It’s 7.30 on a Sunday morning, and Kuldeep Bist owes his team a round of bananas.
The 43-year-old rugby coach of the Delhi Hurricanes, sporting a John Lennon hairstyle and a leg brace out of a science fiction movie, is paying the price for his own decision. “It’s my fault, really,” he laughs, watching the rest of his team practise set pieces at the Jasola Sports Complex in Sarita Vihar. “There was a lot of filthy language being spoken on the field, so I decided to fine anyone who swears during practice. Turns out, I was the biggest offender.”
Rugby 101: A typical practice session involves complex set pieces, basic drills, discussions on strategy and, if you’re lagging, lots of punishment push-ups. Madhu Kapparath / Mint
But while bananas can bail you out if you use swear words, Bist isn’t so easy on sloppy play. “This team tends to get too comfortable, so sometimes a bit of kick in the back is necessary,” he says. “They’re almost like an extended family.” He’s not using a figure of speech. There are six pairs of brothers in Delhi Hurricanes, all from the same village of Maidan Garhi, where rugby is now the sport du jour.
In 2004, when Bist, a former member of the national team, decided to form the Hurricanes, finding players was his first major challenge. Scouting for talent at a few local school matches, such as the Shiksha Bharati School at Dwarka, he found that even the so-called seasoned veterans knew little to nothing about the game they were playing.
“The first question he asked us,” recalls Manoj Kumar, one of the Hurricanes’ most senior players at 28, “was ‘What position do you play—Flanker or Winger?’ We were stumped. We had no idea what those terms meant.” Bist then shifted focus to getting the young, green recruits up to spec, and in that search found the village of Maidan Garhi.
Located near the Indira Gandhi National Open University (Ignou), where Bist lives and works as an administrator, Maidan Garhi is home to the Dagar clan of Jats. Bist noticed that most boys there were “heavily built and seemed to have a natural inclination towards sports.” He hung around the village looking for “catch”.
He got his most important catch in 20-year-old Arun Dagar, a national-level high jumper and discus thrower. When Bist asked Arun if he would play rugby, the youth, who had only seen rugby on television, agreed to try it out. Like Bist years ago, he fell in love with the game. Arun not only went on to become the team’s captain, he was also instrumental in getting other boys from the village to play along. Friends joined in, and brought their brothers along. There are around 18,000 rugby players across the country, but the village has given this year’s national team four players. Rugby hasn’t yet found a permanent home in Maidan Garhi, however.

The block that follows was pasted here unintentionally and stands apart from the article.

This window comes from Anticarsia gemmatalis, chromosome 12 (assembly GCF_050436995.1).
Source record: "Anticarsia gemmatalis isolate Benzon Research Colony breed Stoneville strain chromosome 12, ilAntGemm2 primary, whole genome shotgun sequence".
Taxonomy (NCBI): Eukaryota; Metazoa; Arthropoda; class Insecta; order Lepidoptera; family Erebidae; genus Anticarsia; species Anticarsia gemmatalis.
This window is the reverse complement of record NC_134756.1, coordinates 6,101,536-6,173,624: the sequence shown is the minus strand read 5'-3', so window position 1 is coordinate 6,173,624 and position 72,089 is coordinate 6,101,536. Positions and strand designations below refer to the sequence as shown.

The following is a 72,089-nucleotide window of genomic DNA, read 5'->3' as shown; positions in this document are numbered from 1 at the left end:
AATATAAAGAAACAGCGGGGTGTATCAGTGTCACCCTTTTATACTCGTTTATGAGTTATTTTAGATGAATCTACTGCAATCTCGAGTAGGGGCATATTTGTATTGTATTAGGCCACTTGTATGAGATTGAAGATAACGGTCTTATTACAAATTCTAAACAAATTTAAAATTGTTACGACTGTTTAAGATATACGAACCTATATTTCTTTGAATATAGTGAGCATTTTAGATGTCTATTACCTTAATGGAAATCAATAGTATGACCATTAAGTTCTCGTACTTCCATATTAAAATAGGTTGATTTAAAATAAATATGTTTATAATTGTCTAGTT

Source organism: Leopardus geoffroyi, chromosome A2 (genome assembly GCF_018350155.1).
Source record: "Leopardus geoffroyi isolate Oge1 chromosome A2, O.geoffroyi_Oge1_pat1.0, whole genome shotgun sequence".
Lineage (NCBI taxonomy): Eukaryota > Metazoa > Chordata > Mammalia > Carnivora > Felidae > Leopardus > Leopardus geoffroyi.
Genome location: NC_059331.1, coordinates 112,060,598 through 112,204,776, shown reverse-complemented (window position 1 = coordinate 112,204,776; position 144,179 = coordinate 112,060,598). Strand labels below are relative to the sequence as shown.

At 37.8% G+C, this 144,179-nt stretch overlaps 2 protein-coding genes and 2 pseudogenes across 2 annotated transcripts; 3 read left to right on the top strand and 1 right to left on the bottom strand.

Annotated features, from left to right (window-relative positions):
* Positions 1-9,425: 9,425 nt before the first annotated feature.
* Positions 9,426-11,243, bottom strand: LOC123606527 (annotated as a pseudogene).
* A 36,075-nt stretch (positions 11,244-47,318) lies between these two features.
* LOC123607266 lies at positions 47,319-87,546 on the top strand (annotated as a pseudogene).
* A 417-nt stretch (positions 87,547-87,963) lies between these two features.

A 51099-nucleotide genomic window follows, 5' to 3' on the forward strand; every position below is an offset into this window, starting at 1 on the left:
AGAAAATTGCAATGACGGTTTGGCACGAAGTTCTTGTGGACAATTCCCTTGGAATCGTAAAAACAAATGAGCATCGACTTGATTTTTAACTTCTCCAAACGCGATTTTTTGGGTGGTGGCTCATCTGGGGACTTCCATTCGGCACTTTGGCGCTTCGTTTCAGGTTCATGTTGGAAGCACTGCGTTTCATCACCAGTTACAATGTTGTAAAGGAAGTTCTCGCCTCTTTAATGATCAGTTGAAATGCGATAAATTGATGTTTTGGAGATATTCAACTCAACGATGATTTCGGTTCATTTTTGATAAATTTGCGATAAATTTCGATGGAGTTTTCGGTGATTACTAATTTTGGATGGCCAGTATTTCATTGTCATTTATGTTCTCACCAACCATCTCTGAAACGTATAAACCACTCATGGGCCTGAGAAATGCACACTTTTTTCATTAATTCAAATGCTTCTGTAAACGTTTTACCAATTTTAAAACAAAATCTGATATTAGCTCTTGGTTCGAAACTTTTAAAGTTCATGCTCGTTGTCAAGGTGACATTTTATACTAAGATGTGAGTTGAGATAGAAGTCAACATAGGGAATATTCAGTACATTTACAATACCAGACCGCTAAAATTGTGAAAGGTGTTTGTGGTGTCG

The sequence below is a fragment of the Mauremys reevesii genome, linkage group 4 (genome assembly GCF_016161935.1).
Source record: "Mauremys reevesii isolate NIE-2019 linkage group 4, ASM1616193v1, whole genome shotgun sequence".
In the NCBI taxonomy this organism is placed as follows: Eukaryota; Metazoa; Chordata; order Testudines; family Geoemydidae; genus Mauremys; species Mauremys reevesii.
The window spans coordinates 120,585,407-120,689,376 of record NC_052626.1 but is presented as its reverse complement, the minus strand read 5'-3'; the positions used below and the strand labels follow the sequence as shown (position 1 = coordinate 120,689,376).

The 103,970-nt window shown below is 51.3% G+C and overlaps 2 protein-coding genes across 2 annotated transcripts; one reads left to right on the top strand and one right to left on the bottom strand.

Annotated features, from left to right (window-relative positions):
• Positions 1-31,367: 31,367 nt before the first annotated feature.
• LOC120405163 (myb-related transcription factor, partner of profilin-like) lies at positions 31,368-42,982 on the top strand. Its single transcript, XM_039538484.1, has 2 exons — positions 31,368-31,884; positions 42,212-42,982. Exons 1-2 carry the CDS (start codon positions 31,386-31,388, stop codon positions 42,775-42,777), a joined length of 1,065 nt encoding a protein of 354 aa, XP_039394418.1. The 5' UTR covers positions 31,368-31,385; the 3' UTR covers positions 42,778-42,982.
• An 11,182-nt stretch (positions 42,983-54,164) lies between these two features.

“Nearly 40 boys from the village played rugby at one point, but a lot of them left because they thought it had no scope,” says Arun. “There’s no space to play within the village, and even the fields have too uneven a surface for proper practice,” he says.
Professional rugby is a little more than a decade old in India, and fledging clubs such as the Hurricanes, which participate in inter-city tournaments, operate largely in an amateur space—where sponsors are rare. Few, if any, can support themselves full-time with just rugby, and juggle jobs, households and college with a game they love passionately.
En route: The Hurricanes (coach Kuldeep Bist is in a black T-shirt) have shifted training grounds six times over the last year. Their current home in Jasola is also temporary. Madhu Kapparath / Mint
“My parents ask me what I’m going to get out of this game. I don’t have any answers to that, all I know is I love it,” Arun says.
This familial objection gets louder, says 17-year-old Jagga Dagar, another player from Maidan Garhi, when you get injured. “The coach insists we all get insured, but insurance companies pay only if you have been admitted in hospital. They don’t compensate if you have a fracture or are prescribed physiotherapy,” Arun says.
“The boys all want to make a career in rugby, but are doubtful about it,” says Arun. “Their main ambition right now is to be selected and play in the national team.” All eyes are now on the 2010 Commonwealth Games where India, as host nation, qualifies automatically.
Nitin Dagar, 19, who was named Best Forward at the Under-19 Bombay Gymkhana tournament in June, has convinced his parents that rugby is going to take off in a big way once the Indian team, currently ranked 83rd in the world, debuts in the games.
Bist echoes the sentiment. “But I hope we don’t draw world champions New Zealand in the first match,” he says. “Then, we’ll have to plead with them to keep the score down a bit!”